Scarlett Thomas is a fun writer who often manages to weave maths or science into her work. This is no exception; we have forays into thought experiments and the theory of homeopathy.
The basic idea is that a young PhD student, Ariel Manto, finds a copy of a rare work by the subject of her thesis, Thomas Lumas. Not much is known of the book; only one copy is known to exist, stored in a bank vault in Germany, and there is a rumour that anyone who reads the book will die. Her supervisor has suggested she ignore the text in her doctorate, but the supervisor disappeared about a year ago… The book itself – a 19th century work called The End of Mr Y – finds the eponymous Mr Y visiting a circus sideshow and being intrigued by a clairvoyant.
This all sounds like the plot of a very bad self-published work, just waiting for the zombies to appear. Fortunately they don’t, and Thomas is a skilful enough writer to bring this potential implausibility into something coherent. But instead of zombies, we have a chase across international borders by some very dodgy American spooks, refuge being sought in monasteries and mind-reading.
At times the text feels over-long and some of the pseudo-science does get a bit hard to follow at times. But this is balanced by a genuinely intriguing plot whose direction is not always as obvious as it seems. There are multiple timelines and backstories all shepherded well and there are moments of sheer inventive brilliance. By the end, it all gets very surreal in a way that some people are not going to like, but I think it worked.
This is a novel that is a lot of fun. It’s ideal holiday reading; enough to think about and the pages keep turning without the need to take notes.
Have you ever gone into a bookshop and been strangely drawn to a title for no particular reason that you can think of; the next thing you know is that you're on the street outside with it in a bag and missing some money.
This is how Mr. Y came to be in my possession. I was drawn to it though it's cover. I notice artwork, and things as second nature due to my job, I've been known to buy CD's for the great cover and never listen to them. The Hardback book is just a wonderful object without opening the cover.
Once I did open the cover I found that it's presentation could never compare to it's contents.
I know a book is good if I can't put it down, if I can't think about anything else, if I'm compelled to know what happens next. This book is good.
The story covers so many things. Religion, philosophy, faith, science, relationships, learning. One of my favourite aspects of it was the exploration of the idea that you can be connected to a book, or to knowledge itself. That knowledge and language make and define our world.
The author does explore some very heavy scientific philosophy (intentional oxymoron, you'll see), but manages to explain and simplify the ideas effortlessly, so that the you feel entertained and informed.
The characters are all damaged and endearing, interesting, a little grubby, but I found myself caring about each one for different reasons. The story itself is non-stop and never boring.
I'm better off having read this book.
It also demonstrated that magical serendipitous moment when you pick up an unknown book and it turns out to be a real gem.
Novels where discussions take precedent over action can seem laboured. If philosophising and ideas are shoe-horned in, they may seem out of place and the conversations may not ring true. And the conversations need to be truly stimulating and interesting as well as sounding natural - in Jane Smiley's Ten Days in the Hills, Smiley's usual talents as a story-teller were drowned by the incessant tedious babble of ghastly characters exchanging predictable and pedestrian views. Which brings us to characterisation - no novel can succeed on the basis of the ideas it expounds alone - the people need to be believable and the reader needs to care about what happens to them, otherwise they could go off and read a non-fiction book that covers similar ground instead.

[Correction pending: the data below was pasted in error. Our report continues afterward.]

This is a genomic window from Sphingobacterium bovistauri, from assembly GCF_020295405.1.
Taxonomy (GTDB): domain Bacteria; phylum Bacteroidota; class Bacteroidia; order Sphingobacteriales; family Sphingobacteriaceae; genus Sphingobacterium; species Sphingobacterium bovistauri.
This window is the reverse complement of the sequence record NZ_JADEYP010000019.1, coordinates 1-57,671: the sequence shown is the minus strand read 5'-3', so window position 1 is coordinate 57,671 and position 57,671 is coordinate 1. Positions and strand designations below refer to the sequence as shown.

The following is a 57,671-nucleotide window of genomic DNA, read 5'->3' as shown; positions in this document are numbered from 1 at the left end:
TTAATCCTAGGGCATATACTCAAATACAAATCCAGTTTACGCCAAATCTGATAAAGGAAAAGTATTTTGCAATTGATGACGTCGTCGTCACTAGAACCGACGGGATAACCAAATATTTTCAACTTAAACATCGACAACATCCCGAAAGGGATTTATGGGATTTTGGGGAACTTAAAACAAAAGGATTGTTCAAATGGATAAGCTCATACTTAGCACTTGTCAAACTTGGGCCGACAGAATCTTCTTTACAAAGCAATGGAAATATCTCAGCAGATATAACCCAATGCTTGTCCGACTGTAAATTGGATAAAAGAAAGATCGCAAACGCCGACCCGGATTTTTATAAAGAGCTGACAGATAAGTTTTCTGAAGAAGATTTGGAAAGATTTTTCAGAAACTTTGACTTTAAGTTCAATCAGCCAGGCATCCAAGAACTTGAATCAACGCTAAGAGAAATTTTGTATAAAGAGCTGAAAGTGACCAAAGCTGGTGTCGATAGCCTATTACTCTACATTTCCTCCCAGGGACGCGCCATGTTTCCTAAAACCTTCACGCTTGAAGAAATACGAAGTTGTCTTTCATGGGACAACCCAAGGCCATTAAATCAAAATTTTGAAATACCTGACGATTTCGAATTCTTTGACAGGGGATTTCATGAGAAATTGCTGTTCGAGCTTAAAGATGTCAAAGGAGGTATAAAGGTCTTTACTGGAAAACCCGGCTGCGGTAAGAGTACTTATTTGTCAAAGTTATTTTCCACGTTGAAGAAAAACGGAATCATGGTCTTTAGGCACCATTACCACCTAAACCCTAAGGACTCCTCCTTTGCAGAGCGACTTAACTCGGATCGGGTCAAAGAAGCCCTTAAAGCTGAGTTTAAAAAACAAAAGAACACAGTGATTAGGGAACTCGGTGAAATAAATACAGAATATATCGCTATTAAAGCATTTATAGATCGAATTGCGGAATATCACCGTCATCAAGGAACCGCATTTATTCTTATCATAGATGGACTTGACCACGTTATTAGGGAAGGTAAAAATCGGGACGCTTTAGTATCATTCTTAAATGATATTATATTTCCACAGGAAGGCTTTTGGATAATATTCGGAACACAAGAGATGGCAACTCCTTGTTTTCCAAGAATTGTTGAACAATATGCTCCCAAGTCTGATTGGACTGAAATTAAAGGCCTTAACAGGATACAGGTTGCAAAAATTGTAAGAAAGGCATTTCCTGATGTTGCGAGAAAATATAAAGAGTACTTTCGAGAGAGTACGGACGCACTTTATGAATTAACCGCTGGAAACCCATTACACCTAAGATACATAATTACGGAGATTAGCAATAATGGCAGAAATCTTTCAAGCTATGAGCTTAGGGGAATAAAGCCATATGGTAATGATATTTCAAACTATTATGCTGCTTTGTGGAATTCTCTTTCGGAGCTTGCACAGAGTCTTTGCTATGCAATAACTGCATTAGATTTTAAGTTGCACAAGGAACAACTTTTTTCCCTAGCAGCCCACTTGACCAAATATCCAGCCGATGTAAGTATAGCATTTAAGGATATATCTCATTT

So the question in my mind was, would Scarlett Thomas succeed where so many others had failed? I hadn't read any of her previous work but I had heard that The End of Mr Y was brimming with ideas about philosophy and had divided readers. Most seemed to like it very much, but for some, the format was irksome.
My fears were unfounded. As soon as I started reading Our Tragic Universe, I was hooked. I had expected a book packed with ideas to be lofty, pretentious even, but it is nothing of the sort. The characters are very plausible, ordinary people who happen to have interestingly complicated personal lives, and everything progresses in a natural way. In fact, when ideas are mooted, they are done so in a completely unthreatening way; they are just the opinions of one character or another, and nothing is forced down the reader's throat. And the liberal amounts of mordant humour and whip-sharp insights make it a novel that is enjoyable on several different levels.
Meg Carpenter is a thirty eight year-old writer living in Dartmouth with her boyfriend Christopher. Meg has been trying to write a serious novel for around ten years as a result of being offered a contract after winning a short story competition in 1997. But it is now 2008 and Meg has spent the past eleven years writing pulpy genre fiction because it brings in easy money and is formulaic and doesn't require much creative effort. Meg has a knotty past, like most people. Her parents are divorced and she has not spoken to her father for over ten years. Several years ago she had been living in Brighton and had just accepted a marriage proposal from her previous boyfriend, actor Andrew (Drew) Grey, when she met Christopher, fell for him, and ran away with him to Dartmouth. Just to complicate matters further, Christopher is the brother of Drew's brother's wife.
This intriguingly gossipy web is tangled further by the fact that things haven't been going well with Christopher for years and Meg has developed a crush on Rowan, a man twenty or so years older than her. Rowan was previously a university lecturer but has retired from that and taken up a post as director of the local maritime centre. He lives with his partner Lise.
Meg's personal life is a breeze compared with that of her best friend, Libby, who runs the local deli with her husband Bob. Libby left her previous boyfriend for Bob but is now having an affair with Mark, a casual worker who is saving up to start his own boat design business. She is torn between comfy, staid (and wealthy) Bob and passionate, exciting Mark.
If all this sounds like it's panning out to be a trite girlie story about cottonwool romance, think again. Although not very much happens in terms of action, the novel is constantly thought-provoking, with intelligent conversations frequently cropping up between characters. You may not always agree with what is said, but it's never dull. Meg is also good friends with Vi and Frank. Frank used to teach Meg at university. Vi is his wife, an anthropologist who is investigating the tradition of story-telling in other cultures. Some of the conversations therefore focus on the definition of a story and compare the traditional structure of western stories with the 'storyless stories' seen in some other cultures. This is all intriguing stuff, and is fitted naturally into the conversations.